Last Sunday we celebrated Epiphany by joining the magi in giving homage to the one who is the light of the world. Today we celebrate another epiphany by remembering the baptism of Jesus. After John baptized him, the Holy Spirit descended on him like a dove, and Jesus heard God declare from the heavens: “You are my Son, the Beloved, with you I am well pleased.”(Luke 3:21-22).
Since this is Baptism of Jesus Sunday, we have the opportunity to reaffirm our own baptisms and hear God say of us: “You are my beloved child.” With this reaffirmation, we’re reminded that we not only have been baptized in water, we have been baptized with the Holy Spirit.
This morning we heard a small portion of the story in Acts 8 of Philip’s mission to the Samaritans. In this brief passage we hear about a visit by Peter and John to Samaria. When they discover that these Samaritan believers have been “baptized in the name of Jesus,” but haven’t received the gift of the Holy Spirit they lay hands on the Samaritans imparting to them the gift of the Holy Spirit.
This reading really needs to be set in context, which leads us back to the first chapter of the Book of Acts, where Jesus gave that earliest community a commission. He told them that they would receive the power of the Holy Spirit, and then they would “be my witnesses in Jerusalem, in all Judea and Samaria, and to the ends of the earth” (Acts 1:8). That work of the Spirit began at Pentecost, but it was mostly focused on Jerusalem. There is a lot that happens between Pentecost and Philip’s ministry in Samaria. For one thing, the apostles appointed seven spirit-filled leaders to assist them in the work of the church. Among these seven was Stephen, the first martyr, and Philip, who left Jerusalem after Stephen’s death and landed in Samaria, where he began to preach. That’s where we find ourselves today.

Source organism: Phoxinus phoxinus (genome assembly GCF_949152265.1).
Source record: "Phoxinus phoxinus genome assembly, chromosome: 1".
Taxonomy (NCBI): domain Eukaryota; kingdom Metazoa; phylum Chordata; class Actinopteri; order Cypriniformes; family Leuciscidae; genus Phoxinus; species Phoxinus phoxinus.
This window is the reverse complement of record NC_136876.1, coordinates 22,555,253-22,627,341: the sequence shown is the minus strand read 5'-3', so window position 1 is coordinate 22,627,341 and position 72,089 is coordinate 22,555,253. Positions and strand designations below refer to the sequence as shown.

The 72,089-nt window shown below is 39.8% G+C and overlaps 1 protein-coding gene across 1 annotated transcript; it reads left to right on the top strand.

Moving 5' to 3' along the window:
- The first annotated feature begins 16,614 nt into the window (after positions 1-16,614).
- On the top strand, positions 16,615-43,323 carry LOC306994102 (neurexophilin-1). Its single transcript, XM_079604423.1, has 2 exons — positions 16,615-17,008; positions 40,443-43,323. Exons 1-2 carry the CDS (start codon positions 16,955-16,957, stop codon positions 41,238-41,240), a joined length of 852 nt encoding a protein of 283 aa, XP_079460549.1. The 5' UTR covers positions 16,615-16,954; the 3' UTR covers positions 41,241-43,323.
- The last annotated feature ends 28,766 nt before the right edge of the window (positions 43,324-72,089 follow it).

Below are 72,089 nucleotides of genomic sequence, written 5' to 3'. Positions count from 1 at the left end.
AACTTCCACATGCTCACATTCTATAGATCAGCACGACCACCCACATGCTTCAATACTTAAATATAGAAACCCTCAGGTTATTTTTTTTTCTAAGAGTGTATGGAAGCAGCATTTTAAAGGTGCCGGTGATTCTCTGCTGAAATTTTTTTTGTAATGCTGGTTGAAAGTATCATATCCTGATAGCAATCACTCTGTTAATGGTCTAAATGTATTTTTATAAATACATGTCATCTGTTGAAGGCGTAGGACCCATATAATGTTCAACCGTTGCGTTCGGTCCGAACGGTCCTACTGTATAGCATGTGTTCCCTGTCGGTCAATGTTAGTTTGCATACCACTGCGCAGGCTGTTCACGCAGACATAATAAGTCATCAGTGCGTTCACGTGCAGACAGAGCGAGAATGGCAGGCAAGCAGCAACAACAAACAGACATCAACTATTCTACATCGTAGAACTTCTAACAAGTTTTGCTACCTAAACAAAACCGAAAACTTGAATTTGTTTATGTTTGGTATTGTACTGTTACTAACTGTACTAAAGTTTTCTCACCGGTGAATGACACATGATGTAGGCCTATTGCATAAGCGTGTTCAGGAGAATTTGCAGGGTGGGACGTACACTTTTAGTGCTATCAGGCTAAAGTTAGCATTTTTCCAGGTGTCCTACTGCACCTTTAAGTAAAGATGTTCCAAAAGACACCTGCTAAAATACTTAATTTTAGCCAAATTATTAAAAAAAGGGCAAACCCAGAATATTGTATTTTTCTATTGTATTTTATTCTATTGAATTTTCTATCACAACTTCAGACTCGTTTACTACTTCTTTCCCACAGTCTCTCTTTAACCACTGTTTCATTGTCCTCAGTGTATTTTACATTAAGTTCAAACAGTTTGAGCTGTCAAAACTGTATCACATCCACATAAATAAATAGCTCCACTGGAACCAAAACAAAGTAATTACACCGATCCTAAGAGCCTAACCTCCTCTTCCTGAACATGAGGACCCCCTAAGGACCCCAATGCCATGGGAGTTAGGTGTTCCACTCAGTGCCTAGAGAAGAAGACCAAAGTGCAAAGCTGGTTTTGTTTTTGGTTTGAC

It took a persecution to nudge the church out of Jerusalem and onto the next step of the journey, but the Spirit was with Philip and many Samaritans followed Jesus and were baptized. That leads us to this visit by Peter and John, who lay hands on the Samaritans so they might receive the Holy Spirit.